Official recommendations from the FAO/OIE International Scientific Conference on Avian Influenza and Wild Birds in Rome Italy (May 2006) stated that there was a need for improved understanding of wild bird behavior and migratory routes, improved understanding of potential interactions between wildlife, livestock and humans, and that telemetry technology be incorporated into ornithological and epidemiological research. In accordance with these recommendations, a satellite telemetry survey was implemented in three African countries (Mali, Malawi and Nigeria) in order to improve our understanding of waterbird movements, in relation to the potential role that they may play in the transmission of avian diseases, such as avian influenza.
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or with the light JPG maps (easier to download)
Blue Marble picture
© Nasa/Visible Earth
Large numbers of waterbirds that breed in Europe and Asia over-winter in the African continent, in particular in the sub-Saharan region, including around 5 million ducks that gather in Western and Eastern Africa during the northern winter. In their over-wintering sites, they congregate and mix with a wide variety of Afro-tropical waterbirds. Waterbird movements within Africa are subject to many factors, and there are still many unanswered questions about what kinds of movements these birds make within Africa.
Understanding of bird migration is limited largely by our ability to track individual birds over extensive geographic areas. Until relatively recently, ornithologists could only rely on ringing (or banding) methods, with unfortunately a low recovery rate of these marked birds, and no capability to determine the bird’s journey between capture and recovery.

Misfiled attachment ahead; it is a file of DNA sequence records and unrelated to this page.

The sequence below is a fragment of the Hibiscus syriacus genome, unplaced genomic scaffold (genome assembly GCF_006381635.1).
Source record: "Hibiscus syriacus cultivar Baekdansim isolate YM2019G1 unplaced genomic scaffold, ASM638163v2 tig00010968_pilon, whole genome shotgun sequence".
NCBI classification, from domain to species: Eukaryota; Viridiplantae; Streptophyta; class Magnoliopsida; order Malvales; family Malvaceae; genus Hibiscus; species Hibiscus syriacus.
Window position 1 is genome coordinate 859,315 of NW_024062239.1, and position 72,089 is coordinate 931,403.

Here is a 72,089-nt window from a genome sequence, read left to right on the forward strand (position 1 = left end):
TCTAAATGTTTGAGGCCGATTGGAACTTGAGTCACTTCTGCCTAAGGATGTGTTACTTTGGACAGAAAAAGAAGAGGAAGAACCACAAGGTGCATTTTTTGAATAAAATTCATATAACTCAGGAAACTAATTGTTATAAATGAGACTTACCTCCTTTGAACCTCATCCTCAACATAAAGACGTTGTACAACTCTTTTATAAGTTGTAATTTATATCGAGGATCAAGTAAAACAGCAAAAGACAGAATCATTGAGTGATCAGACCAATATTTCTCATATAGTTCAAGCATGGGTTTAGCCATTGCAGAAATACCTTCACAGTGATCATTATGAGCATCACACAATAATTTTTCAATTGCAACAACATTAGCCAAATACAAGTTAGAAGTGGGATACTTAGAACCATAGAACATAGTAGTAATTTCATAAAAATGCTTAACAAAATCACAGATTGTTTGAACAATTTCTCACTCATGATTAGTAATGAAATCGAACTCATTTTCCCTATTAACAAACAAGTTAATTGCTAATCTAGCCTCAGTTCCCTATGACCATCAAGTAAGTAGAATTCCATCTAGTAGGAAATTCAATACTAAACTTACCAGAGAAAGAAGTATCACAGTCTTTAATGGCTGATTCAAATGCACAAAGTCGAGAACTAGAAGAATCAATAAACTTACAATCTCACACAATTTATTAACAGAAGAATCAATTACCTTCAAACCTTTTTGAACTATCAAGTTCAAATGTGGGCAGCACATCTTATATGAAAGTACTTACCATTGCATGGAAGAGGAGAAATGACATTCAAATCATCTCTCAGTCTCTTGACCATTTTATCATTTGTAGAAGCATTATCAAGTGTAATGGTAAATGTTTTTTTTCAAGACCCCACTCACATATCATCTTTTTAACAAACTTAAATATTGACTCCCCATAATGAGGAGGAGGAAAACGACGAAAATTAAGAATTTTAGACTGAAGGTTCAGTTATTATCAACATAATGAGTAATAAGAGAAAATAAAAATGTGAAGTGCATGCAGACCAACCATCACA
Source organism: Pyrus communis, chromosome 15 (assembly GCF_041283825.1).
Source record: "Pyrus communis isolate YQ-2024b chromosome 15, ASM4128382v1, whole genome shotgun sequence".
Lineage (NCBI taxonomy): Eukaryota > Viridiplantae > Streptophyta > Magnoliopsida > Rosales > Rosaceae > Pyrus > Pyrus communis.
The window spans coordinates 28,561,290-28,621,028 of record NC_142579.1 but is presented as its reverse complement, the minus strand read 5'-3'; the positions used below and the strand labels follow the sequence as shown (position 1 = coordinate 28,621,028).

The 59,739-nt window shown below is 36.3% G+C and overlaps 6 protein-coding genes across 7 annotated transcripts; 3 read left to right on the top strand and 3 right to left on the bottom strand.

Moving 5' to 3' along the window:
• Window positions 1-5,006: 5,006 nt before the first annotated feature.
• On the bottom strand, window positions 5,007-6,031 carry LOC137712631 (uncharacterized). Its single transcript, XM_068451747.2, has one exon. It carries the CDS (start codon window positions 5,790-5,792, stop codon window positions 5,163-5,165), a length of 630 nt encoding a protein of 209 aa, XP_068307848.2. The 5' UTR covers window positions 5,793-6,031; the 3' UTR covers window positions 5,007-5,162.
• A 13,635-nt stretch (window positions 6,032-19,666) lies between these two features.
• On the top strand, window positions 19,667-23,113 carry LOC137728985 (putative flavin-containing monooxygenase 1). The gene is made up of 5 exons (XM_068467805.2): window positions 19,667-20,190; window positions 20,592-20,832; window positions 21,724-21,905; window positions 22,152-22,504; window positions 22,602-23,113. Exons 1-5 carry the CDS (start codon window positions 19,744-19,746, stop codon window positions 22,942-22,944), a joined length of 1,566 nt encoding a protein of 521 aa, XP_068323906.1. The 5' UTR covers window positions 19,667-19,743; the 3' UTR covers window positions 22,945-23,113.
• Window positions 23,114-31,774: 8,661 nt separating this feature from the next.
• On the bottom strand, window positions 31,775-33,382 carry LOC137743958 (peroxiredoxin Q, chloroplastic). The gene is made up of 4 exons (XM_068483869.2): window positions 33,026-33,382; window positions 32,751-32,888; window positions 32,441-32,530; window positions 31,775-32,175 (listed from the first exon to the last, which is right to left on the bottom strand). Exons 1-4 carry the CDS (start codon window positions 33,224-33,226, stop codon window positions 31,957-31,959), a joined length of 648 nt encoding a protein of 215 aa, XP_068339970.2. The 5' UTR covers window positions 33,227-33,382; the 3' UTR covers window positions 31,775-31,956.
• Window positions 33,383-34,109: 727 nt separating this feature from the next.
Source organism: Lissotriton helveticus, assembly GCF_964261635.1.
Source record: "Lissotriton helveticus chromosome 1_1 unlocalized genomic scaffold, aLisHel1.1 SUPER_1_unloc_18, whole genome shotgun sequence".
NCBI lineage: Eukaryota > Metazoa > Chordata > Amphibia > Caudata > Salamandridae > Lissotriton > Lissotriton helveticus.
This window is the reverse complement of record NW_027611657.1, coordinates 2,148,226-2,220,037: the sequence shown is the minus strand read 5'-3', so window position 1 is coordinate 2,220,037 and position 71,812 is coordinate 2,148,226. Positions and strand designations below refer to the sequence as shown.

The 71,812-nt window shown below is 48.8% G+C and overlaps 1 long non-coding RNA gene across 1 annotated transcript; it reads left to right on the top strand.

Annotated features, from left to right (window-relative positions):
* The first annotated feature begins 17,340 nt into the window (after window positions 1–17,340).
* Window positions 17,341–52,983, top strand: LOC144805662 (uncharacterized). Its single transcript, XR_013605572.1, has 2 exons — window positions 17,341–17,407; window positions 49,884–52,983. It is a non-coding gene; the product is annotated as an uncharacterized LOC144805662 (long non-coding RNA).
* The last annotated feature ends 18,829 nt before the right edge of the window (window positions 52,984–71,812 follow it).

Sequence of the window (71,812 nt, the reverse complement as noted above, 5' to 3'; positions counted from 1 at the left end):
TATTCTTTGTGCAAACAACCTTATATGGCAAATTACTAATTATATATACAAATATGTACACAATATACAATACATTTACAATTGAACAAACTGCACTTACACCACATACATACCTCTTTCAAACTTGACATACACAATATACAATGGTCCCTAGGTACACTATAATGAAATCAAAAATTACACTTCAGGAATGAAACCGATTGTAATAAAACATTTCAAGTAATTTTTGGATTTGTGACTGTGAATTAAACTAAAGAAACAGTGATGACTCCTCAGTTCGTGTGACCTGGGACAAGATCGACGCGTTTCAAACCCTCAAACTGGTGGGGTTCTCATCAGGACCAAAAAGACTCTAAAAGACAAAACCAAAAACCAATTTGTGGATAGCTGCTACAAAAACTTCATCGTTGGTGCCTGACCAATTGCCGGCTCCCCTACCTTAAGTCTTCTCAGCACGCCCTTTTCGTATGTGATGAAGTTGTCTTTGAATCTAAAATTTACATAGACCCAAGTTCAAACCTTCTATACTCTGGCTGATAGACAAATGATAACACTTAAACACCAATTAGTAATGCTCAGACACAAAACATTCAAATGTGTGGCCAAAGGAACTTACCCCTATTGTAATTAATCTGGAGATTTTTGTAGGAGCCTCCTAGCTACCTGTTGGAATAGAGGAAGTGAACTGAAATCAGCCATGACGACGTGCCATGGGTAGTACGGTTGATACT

Although some ringing recoveries have provided important information about the migration pathways of some bird species in Africa, little is known about the chronology of migration, pattern of mobility in wintering or breeding sites, and the use of key staging-areas during migration. There is a particular knowledge gap in waterbird movement over the African continent, where there are only limited capture and ringing recoveries. Most published information is based on interpretation of population abundance fluctuations between major regional wetlands.
With the recent development of small satellite transmitter equipment, wild birds can now be satellite tracked over extensive geographic areas.
January 12th, 2010
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Google Earth kmz file.
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